Find us on Facebook!
  • Is Twitter Israel's new worst enemy?
  • More than 50 former Israeli soldiers have refused to serve in the current ground operation in #Gaza.
  • "My wife and I are both half-Jewish. Both of us very much felt and feel American first and Jewish second. We are currently debating whether we should send our daughter to a Jewish pre-K and kindergarten program or to a public one. Pros? Give her a Jewish community and identity that she could build on throughout her life. Cons? Costs a lot of money; She will enter school with the idea that being Jewish makes her different somehow instead of something that you do after or in addition to regular school. Maybe a Shabbat sing-along would be enough?"
  • Undeterred by the conflict, 24 Jews participated in the first ever Jewish National Fund— JDate singles trip to Israel. Translation: Jews age 30 to 45 travelled to Israel to get it on in the sun, with a side of hummus.
  • "It pains and shocks me to say this, but here goes: My father was right all along. He always told me, as I spouted liberal talking points at the Shabbos table and challenged his hawkish views on Israel and the Palestinians to his unending chagrin, that I would one day change my tune." Have you had a similar experience?
  • "'What’s this, mommy?' she asked, while pulling at the purple sleeve to unwrap this mysterious little gift mom keeps hidden in the inside pocket of her bag. Oh boy, how do I answer?"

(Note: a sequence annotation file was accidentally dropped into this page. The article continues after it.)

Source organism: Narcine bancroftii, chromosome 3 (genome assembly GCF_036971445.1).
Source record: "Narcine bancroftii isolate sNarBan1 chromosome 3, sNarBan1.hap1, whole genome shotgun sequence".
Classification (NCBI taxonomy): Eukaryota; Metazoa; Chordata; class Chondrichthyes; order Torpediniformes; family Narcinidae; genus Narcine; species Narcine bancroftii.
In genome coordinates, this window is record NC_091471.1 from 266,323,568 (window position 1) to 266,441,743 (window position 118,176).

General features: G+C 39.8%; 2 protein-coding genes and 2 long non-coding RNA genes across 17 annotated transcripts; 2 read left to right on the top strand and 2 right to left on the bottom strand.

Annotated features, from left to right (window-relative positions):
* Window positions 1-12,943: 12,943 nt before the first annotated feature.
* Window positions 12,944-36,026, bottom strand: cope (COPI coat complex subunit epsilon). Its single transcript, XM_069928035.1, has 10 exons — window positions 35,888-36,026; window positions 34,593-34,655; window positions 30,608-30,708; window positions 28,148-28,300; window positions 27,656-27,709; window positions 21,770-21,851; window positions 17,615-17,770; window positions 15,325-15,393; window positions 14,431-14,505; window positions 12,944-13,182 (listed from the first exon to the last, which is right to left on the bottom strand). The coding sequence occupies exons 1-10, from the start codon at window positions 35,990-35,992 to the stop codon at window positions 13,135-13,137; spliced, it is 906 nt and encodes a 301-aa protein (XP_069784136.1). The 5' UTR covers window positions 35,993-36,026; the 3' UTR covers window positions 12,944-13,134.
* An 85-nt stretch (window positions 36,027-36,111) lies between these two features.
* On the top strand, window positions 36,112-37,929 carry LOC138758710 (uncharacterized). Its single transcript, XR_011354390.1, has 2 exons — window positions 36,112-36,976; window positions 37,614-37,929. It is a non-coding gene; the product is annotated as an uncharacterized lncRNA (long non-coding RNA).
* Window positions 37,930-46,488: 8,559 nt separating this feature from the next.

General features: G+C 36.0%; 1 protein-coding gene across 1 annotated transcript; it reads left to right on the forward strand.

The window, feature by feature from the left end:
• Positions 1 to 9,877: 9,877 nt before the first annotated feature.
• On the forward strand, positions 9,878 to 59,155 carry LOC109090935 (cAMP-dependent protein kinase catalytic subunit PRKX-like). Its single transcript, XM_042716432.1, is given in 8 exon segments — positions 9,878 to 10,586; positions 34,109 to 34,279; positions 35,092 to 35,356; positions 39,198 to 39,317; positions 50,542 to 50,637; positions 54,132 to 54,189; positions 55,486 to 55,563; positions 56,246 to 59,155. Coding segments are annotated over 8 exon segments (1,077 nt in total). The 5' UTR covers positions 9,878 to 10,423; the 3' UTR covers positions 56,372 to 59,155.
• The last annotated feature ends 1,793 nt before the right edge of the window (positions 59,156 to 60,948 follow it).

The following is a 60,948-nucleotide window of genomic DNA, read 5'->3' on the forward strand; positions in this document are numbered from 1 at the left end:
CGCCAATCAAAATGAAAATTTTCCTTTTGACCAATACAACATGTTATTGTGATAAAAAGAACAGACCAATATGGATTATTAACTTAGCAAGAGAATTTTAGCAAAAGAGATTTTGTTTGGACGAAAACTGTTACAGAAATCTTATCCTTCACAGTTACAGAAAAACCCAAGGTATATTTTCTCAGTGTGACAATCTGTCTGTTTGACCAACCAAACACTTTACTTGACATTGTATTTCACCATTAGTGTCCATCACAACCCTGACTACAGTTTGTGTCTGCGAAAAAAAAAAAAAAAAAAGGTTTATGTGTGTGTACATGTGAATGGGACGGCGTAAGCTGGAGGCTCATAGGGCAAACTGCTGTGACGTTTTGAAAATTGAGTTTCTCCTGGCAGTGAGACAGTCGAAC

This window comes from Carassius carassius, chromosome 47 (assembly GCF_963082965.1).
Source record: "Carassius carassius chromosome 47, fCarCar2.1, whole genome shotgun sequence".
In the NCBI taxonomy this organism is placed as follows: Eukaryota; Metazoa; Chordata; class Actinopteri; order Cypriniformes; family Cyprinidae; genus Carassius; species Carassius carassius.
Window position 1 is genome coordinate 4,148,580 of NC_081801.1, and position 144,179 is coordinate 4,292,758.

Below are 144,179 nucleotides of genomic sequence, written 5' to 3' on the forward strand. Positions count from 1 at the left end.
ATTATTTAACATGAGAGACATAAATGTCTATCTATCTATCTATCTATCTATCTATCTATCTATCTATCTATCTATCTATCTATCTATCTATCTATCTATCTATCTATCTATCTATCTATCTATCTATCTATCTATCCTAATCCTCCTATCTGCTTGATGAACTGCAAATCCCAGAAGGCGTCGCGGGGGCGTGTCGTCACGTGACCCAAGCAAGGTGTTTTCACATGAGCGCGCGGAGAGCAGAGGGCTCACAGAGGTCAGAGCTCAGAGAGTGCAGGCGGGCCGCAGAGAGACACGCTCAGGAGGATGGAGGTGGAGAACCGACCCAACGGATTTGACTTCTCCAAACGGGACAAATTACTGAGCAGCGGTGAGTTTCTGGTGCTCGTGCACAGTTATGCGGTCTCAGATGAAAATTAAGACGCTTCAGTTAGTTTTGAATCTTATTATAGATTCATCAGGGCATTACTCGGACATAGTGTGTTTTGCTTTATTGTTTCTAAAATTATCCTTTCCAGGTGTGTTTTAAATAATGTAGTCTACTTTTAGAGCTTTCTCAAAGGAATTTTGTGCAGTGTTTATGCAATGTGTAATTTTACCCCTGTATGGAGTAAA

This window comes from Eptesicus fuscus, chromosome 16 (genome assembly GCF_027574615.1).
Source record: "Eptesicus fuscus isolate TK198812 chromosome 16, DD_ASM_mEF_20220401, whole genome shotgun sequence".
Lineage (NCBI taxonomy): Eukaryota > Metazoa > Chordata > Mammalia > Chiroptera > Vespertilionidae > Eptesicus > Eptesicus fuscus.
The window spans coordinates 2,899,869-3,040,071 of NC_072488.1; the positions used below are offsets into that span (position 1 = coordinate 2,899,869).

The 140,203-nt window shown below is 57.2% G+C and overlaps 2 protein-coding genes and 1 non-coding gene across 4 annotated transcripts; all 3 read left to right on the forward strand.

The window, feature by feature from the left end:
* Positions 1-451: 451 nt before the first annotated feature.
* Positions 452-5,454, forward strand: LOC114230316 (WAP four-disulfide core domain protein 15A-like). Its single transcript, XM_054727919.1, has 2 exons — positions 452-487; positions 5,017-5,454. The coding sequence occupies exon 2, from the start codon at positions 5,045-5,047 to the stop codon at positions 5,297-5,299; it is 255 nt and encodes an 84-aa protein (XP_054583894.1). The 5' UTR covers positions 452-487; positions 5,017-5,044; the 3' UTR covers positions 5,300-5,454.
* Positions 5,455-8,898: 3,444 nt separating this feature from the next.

• "I fear that we are witnessing the end of politics in the Israeli-Palestinian conflict. I see no possibility for resolution right now. I look into the future and see only a void." What do you think?
  • Not a gazillionaire? Take the "poor door."
  • "We will do what we must to protect our people. We have that right. We are not less deserving of life and quiet than anyone else. No more apologies."
  • "Woody Allen should have quit while he was ahead." Ezra Glinter's review of "Magic in the Moonlight": http://jd.fo/f4Q1Q
  • Jon Stewart responds to his critics: “Look, obviously there are many strong opinions on this. But just merely mentioning Israel or questioning in any way the effectiveness or humanity of Israel’s policies is not the same thing as being pro-Hamas.”
  • "My bat mitzvah party took place in our living room. There were only a few Jewish kids there, and only one from my Sunday school class. She sat in the corner, wearing the right clothes, asking her mom when they could go." The latest in our Promised Lands series — what state should we visit next?
  • Former Israeli National Security Advisor Yaakov Amidror: “A cease-fire will mean that anytime Hamas wants to fight it can. Occupation of Gaza will bring longer-term quiet, but the price will be very high.” What do you think?
  • Should couples sign a pre-pregnancy contract, outlining how caring for the infant will be equally divided between the two parties involved? Just think of it as a ketubah for expectant parents:
  • Many #Israelis can't make it to bomb shelters in time. One of them is Amos Oz.
  • from-cache

Would you like to receive updates about new stories?




















We will not share your e-mail address or other personal information.

Already subscribed? Manage your subscription.